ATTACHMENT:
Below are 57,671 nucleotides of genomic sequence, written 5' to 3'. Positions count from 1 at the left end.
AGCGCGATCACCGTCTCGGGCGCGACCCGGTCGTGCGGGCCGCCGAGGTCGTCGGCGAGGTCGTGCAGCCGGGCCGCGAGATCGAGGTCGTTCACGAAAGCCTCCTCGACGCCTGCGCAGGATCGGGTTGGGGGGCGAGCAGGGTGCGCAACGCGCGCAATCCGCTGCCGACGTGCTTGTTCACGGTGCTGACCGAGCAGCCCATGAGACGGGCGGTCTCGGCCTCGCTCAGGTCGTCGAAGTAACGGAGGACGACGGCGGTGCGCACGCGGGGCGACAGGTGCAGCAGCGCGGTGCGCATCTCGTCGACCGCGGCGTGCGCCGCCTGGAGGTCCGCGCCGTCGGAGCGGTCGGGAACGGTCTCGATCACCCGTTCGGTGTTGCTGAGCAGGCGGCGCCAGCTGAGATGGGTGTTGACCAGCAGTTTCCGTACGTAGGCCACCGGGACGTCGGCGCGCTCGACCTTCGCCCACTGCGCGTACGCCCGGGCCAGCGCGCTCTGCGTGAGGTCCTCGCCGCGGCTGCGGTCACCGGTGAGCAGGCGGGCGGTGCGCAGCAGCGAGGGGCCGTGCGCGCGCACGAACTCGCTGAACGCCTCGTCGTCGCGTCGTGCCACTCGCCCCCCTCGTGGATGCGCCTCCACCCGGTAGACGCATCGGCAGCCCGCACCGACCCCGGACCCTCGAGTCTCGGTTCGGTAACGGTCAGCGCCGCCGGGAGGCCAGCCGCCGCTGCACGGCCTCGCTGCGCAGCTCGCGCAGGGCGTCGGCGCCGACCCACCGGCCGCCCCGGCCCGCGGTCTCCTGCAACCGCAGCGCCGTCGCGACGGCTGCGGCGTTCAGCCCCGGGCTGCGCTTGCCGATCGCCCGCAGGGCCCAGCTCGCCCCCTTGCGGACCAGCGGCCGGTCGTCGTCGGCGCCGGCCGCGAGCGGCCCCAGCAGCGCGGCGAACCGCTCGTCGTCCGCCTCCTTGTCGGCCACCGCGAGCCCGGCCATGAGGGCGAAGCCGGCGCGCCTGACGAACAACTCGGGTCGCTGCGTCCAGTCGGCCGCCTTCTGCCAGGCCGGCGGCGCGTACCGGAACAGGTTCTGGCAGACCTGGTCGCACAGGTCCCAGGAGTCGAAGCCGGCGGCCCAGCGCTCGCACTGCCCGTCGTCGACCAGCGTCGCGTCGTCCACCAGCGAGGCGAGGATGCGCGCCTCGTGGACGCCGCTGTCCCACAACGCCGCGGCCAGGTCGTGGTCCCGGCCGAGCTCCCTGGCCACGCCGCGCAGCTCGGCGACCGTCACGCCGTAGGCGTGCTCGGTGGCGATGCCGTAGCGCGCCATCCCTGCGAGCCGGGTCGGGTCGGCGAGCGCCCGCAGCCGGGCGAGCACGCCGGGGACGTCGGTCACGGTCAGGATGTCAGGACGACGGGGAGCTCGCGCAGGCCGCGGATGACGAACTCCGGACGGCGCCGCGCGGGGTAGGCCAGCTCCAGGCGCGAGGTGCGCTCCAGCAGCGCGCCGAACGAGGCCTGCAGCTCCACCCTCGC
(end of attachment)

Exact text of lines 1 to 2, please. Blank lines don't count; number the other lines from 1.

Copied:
Below are 57,671 nucleotides of genomic sequence, written 5' to 3'. Positions count from 1 at the left end.
AGCGCGATCACCGTCTCGGGCGCGACCCGGTCGTGCGGGCCGCCGAGGTCGTCGGCGAGGTCGTGCAGCCGGGCCGCGAGATCGAGGTCGTTCACGAAAGCCTCCTCGACGCCTGCGCAGGATCGGGTTGGGGGGCGAGCAGGGTGCGCAACGCGCGCAATCCGCTGCCGACGTGCTTGTTCACGGTGCTGACCGAGCAGCCCATGAGACGGGCGGTCTCGGCCTCGCTCAGGTCGTCGAAGTAACGGAGGACGACGGCGGTGCGCACGCGGGGCGACAGGTGCAGCAGCGCGGTGCGCATCTCGTCGACCGCGGCGTGCGCCGCCTGGAGGTCCGCGCCGTCGGAGCGGTCGGGAACGGTCTCGATCACCCGTTCGGTGTTGCTGAGCAGGCGGCGCCAGCTGAGATGGGTGTTGACCAGCAGTTTCCGTACGTAGGCCACCGGGACGTCGGCGCGCTCGACCTTCGCCCACTGCGCGTACGCCCGGGCCAGCGCGCTCTGCGTGAGGTCCTCGCCGCGGCTGCGGTCACCGGTGAGCAGGCGGGCGGTGCGCAGCAGCGAGGGGCCGTGCGCGCGCACGAACTCGCTGAACGCCTCGTCGTCGCGTCGTGCCACTCGCCCCCCTCGTGGATGCGCCTCCACCCGGTAGACGCATCGGCAGCCCGCACCGACCCCGGACCCTCGAGTCTCGGTTCGGTAACGGTCAGCGCCGCCGGGAGGCCAGCCGCCGCTGCACGGCCTCGCTGCGCAGCTCGCGCAGGGCGTCGGCGCCGACCCACCGGCCGCCCCGGCCCGCGGTCTCCTGCAACCGCAGCGCCGTCGCGACGGCTGCGGCGTTCAGCCCCGGGCTGCGCTTGCCGATCGCCCGCAGGGCCCAGCTCGCCCCCTTGCGGACCAGCGGCCGGTCGTCGTCGGCGCCGGCCGCGAGCGGCCCCAGCAGCGCGGCGAACCGCTCGTCGTCCGCCTCCTTGTCGGCCACCGCGAGCCCGGCCATGAGGGCGAAGCCGGCGCGCCTGACGAACAACTCGGGTCGCTGCGTCCAGTCGGCCGCCTTCTGCCAGGCCGGCGGCGCGTACCGGAACAGGTTCTGGCAGACCTGGTCGCACAGGTCCCAGGAGTCGAAGCCGGCGGCCCAGCGCTCGCACTGCCCGTCGTCGACCAGCGTCGCGTCGTCCACCAGCGAGGCGAGGATGCGCGCCTCGTGGACGCCGCTGTCCCACAACGCCGCGGCCAGGTCGTGGTCCCGGCCGAGCTCCCTGGCCACGCCGCGCAGCTCGGCGACCGTCACGCCGTAGGCGTGCTCGGTGGCGATGCCGTAGCGCGCCATCCCTGCGAGCCGGGTCGGGTCGGCGAGCGCCCGCAGCCGGGCGAGCACGCCGGGGACGTCGGTCACGGTCAGGATGTCAGGACGACGGGGAGCTCGCGCAGGCCGCGGATGACGAACTCCGGACGGCGCCGCGCGGGGTAGGCCAGCTCCAGGCGCGAGGTGCGCTCCAGCAGCGCGCCGAACGAGGCCTGCAGCTCCACCCTCGC